What seems reasonably clear is that despite the clamour for war crimes investigations and accountability, the political will is lacking to proceed against Israel at the inter-governmental level, whether within the UN or outside. The realities of geopolitics are built around double standards when it comes to war crimes. It is one thing to proceed against Saddam Hussein or Slobodan Milosevic, but quite another to go against George W Bush or Ehud Olmert. Ever since the Nuremberg trials after the second world war, there exists impunity for those who act on behalf of powerful, undefeated states and nothing is likely to challenge this fact of international life in the near future, thus tarnishing the status of international law as a vehicle for global justice that is consistent in its enforcement efforts. When it comes to international criminal law, there continues to exist impunity for the strong and victorious, and potential accountability for the weak or defeated.
In the end he lays his hopes on international legitimacy

In the end, the haunting question is whether the war crimes concerns raised by Israel’s behaviour in Gaza matters, and if so, how. I believe it matters greatly in what might be called “the second war” – the legitimacy war that often ends up shaping the political outcome more than battlefield results. The US won every battle in the Vietnam war and lost the war; the same with France in Indochina and Algeria, and the Soviet Union in Afghanistan. The Shah of Iran collapsed, as did the apartheid regime in South Africa, because of defeats in the legitimacy war.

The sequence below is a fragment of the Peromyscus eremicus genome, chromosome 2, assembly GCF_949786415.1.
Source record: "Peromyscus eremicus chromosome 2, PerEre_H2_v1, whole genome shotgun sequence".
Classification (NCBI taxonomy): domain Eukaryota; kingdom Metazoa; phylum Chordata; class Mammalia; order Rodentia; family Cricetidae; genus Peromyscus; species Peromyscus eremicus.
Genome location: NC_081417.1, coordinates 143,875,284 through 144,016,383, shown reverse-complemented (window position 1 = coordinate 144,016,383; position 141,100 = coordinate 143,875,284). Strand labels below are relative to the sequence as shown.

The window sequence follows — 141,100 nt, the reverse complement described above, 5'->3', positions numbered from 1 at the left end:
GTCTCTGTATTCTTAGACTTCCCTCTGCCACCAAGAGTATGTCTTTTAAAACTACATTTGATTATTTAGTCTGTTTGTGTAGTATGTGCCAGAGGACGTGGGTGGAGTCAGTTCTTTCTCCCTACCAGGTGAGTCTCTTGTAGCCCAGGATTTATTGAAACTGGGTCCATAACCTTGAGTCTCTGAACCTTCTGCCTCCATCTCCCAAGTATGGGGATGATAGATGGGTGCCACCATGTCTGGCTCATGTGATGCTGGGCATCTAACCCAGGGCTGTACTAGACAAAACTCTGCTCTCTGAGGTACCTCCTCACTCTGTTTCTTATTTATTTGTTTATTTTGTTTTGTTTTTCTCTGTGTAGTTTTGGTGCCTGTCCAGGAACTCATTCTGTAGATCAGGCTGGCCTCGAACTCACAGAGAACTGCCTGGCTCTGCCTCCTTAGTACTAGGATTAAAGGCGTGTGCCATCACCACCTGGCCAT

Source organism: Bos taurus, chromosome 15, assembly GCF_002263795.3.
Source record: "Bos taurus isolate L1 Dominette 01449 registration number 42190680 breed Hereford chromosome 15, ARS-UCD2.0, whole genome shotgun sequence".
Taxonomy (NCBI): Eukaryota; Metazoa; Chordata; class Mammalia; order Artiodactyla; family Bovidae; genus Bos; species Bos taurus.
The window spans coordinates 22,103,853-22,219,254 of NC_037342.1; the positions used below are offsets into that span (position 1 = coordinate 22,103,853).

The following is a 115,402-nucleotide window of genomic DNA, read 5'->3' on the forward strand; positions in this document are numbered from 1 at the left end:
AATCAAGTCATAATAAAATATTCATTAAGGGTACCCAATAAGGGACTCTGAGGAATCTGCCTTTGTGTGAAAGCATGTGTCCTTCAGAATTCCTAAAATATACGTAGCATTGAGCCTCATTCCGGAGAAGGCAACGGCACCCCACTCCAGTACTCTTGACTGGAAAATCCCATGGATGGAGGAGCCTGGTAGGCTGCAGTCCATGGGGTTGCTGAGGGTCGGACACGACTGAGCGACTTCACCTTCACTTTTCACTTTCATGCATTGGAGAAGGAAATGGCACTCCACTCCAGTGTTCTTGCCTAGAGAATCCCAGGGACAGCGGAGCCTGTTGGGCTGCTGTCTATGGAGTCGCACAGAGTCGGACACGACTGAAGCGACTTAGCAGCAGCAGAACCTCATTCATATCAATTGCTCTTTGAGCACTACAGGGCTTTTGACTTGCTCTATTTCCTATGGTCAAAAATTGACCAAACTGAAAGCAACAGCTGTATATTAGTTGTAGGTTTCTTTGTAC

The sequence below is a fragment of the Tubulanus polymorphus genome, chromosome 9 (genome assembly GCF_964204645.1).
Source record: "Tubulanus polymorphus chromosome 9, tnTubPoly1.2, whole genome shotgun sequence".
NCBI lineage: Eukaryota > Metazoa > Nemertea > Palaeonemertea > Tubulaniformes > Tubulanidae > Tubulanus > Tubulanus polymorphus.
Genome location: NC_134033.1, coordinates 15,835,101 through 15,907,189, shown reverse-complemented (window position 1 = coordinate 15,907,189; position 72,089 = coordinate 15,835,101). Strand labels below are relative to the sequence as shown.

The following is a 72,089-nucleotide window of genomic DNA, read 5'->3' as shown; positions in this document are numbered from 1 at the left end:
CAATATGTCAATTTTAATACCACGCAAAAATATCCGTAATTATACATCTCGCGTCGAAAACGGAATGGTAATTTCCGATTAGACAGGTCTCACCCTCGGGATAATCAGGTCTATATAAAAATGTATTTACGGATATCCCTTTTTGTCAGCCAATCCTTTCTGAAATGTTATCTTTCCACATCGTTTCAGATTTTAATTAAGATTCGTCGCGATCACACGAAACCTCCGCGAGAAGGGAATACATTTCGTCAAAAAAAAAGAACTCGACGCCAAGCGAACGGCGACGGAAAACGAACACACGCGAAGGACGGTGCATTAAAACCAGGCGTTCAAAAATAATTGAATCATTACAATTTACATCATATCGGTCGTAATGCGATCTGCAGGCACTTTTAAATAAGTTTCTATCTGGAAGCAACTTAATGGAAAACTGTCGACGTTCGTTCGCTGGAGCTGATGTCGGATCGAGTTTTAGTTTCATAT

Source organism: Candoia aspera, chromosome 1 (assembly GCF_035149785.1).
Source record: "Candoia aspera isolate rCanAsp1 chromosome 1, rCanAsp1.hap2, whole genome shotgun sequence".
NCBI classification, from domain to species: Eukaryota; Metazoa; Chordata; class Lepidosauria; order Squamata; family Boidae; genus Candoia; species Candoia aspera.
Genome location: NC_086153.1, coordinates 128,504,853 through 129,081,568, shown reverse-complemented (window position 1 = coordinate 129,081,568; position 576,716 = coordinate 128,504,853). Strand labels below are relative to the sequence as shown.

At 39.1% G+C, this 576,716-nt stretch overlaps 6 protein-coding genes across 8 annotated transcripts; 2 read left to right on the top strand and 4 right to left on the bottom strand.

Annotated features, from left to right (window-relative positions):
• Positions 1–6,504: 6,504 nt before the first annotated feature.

It is my view that this surfacing of criminal charges against Israel during and after its attacks on Gaza resulted in major gains on the legitimacy front for the Palestinians. The widespread popular perceptions of Israeli criminality, especially the sense of waging war against a defenceless population with modern weaponry, has prompted people around the world to propose boycotts, divestments and sanctions. This mobilisation exerts pressure on governments and corporations to desist from relations with Israel, and is reminiscent of the worldwide anti-apartheid campaign that did so much to alter the political landscape in South Africa. Winning the legitimacy war is no guarantee that Palestinian self-determination will be achieved in the coming years. But it does change the political equation in ways that are not fully discernable at this time.

The global setup provides a legal framework capable of imposing international criminal law, but it will not be implemented unless the political will is present. Israel is likely to be insulated from formal judicial initiatives addressing war crimes charges, but will face the fallout arising from the credibility that these charges possess for world public opinion. This fallout is reshaping the underlying Israel/Palestine struggle, and giving far greater salience to the legitimacy war (fought on a global political battlefield) than was previously the case.

Monday, March 9, 2009

Where do we go from here